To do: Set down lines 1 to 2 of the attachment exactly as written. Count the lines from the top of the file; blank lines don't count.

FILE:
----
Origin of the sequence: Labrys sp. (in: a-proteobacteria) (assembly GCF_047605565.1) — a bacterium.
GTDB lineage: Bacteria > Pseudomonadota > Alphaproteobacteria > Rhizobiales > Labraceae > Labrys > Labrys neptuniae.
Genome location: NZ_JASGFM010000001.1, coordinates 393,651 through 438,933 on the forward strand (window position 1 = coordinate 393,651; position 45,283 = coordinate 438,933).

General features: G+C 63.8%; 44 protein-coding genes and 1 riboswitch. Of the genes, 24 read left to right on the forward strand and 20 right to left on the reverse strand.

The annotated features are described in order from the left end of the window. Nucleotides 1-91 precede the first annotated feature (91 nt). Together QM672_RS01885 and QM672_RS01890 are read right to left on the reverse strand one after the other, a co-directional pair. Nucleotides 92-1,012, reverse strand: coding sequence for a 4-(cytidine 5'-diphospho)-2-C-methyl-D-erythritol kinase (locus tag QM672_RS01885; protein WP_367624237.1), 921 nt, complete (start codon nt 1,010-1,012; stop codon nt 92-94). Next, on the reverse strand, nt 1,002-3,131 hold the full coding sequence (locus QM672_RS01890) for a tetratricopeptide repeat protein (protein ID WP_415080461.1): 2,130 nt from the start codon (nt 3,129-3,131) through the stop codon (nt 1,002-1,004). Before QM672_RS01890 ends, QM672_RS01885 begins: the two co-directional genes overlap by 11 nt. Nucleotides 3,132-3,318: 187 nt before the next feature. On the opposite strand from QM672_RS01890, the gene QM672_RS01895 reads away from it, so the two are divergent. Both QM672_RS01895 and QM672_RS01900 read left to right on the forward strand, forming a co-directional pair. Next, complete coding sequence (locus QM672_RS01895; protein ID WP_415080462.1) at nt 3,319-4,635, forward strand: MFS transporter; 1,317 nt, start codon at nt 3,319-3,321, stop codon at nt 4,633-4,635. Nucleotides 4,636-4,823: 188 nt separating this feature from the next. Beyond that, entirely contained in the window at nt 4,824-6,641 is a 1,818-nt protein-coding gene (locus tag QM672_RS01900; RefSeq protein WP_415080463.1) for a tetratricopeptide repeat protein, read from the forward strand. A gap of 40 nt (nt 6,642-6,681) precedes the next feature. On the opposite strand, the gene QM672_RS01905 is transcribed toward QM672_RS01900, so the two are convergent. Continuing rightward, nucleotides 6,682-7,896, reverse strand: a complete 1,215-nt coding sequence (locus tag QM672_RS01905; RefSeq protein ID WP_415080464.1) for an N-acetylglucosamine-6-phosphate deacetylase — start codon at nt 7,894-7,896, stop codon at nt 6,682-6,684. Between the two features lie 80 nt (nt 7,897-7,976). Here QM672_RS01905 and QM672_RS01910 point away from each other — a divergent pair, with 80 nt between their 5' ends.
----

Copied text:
Origin of the sequence: Labrys sp. (in: a-proteobacteria) (assembly GCF_047605565.1) — a bacterium.
GTDB lineage: Bacteria > Pseudomonadota > Alphaproteobacteria > Rhizobiales > Labraceae > Labrys > Labrys neptuniae.